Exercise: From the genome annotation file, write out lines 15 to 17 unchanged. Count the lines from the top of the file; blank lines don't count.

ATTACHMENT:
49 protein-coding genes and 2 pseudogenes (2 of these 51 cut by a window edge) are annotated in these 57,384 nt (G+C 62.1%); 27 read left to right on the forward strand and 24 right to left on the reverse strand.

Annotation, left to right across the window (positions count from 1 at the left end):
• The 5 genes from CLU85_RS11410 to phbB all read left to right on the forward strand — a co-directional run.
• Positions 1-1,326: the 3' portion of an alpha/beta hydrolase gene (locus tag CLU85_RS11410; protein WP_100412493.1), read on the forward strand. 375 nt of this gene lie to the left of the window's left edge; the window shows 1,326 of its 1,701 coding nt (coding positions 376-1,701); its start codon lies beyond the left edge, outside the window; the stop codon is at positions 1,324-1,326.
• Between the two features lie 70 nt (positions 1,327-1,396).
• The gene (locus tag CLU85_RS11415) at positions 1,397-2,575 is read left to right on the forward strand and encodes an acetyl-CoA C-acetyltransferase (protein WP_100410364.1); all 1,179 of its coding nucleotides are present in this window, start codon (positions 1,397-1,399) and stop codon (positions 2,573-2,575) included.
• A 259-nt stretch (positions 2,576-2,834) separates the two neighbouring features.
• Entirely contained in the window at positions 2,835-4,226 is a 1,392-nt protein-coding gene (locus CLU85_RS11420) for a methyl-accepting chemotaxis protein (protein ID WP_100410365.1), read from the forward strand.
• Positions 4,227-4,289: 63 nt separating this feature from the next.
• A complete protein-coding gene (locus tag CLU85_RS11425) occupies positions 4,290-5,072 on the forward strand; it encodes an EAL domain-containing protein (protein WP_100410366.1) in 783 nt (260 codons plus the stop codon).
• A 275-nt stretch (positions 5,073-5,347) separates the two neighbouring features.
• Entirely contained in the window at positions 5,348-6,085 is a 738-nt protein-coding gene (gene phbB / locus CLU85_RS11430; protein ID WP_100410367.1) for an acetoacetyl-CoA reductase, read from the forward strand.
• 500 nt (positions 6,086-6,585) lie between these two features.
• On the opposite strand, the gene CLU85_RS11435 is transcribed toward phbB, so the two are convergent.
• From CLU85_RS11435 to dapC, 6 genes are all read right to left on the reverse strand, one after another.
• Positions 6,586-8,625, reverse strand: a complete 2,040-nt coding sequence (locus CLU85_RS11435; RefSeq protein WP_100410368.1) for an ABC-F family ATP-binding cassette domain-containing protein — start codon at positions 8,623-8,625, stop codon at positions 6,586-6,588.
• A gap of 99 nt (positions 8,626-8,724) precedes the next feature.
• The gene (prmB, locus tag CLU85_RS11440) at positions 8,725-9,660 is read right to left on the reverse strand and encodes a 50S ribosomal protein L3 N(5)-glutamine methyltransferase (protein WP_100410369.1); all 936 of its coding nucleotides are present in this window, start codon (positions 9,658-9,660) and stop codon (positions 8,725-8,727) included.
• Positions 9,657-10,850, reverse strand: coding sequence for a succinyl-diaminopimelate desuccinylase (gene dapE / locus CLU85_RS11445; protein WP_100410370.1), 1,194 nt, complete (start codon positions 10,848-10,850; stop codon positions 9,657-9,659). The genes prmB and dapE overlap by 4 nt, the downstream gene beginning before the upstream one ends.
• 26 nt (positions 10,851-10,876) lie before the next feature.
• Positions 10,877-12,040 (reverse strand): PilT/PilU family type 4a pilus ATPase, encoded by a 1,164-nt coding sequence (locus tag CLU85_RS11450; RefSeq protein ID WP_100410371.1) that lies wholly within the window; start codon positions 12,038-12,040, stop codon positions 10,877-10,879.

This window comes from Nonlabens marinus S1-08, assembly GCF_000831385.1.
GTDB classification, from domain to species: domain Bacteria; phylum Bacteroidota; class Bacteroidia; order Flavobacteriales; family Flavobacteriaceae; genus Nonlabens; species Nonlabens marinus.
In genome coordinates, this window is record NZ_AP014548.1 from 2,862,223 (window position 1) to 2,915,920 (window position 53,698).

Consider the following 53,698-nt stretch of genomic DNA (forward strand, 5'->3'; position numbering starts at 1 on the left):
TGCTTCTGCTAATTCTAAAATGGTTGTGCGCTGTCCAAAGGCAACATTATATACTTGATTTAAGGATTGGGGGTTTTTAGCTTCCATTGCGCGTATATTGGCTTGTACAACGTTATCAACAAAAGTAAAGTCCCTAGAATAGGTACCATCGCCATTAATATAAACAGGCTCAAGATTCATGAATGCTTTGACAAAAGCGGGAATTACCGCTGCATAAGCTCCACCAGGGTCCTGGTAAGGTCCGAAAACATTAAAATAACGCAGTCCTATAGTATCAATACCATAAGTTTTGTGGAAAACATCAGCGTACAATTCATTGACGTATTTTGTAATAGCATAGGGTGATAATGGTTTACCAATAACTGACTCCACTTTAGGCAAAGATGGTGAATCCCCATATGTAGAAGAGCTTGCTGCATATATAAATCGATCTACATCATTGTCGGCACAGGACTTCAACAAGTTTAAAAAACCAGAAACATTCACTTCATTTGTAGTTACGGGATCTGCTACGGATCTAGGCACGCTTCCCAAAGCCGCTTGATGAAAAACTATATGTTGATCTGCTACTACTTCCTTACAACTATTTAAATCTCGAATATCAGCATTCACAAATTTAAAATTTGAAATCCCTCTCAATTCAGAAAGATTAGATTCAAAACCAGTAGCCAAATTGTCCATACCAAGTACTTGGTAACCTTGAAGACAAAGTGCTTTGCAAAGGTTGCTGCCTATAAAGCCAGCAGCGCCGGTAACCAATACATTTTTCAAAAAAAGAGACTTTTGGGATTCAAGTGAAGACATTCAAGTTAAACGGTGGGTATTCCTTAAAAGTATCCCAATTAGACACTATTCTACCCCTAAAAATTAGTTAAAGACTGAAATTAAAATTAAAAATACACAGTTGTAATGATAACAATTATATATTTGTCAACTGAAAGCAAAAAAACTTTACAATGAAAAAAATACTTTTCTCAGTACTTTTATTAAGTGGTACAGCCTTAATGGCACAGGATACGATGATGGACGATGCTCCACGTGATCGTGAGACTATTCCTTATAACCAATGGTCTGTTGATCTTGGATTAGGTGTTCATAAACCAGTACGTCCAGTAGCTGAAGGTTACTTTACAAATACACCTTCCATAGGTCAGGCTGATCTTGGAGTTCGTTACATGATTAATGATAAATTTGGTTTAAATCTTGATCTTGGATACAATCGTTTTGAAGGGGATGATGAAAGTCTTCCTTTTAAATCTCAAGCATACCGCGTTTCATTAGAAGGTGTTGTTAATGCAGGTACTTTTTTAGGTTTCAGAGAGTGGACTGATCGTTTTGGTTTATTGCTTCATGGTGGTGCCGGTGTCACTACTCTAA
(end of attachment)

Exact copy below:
• From CLU85_RS11435 to dapC, 6 genes are all read right to left on the reverse strand, one after another.
• Positions 6,586-8,625, reverse strand: a complete 2,040-nt coding sequence (locus CLU85_RS11435; RefSeq protein WP_100410368.1) for an ABC-F family ATP-binding cassette domain-containing protein — start codon at positions 8,623-8,625, stop codon at positions 6,586-6,588.
• A gap of 99 nt (positions 8,626-8,724) precedes the next feature.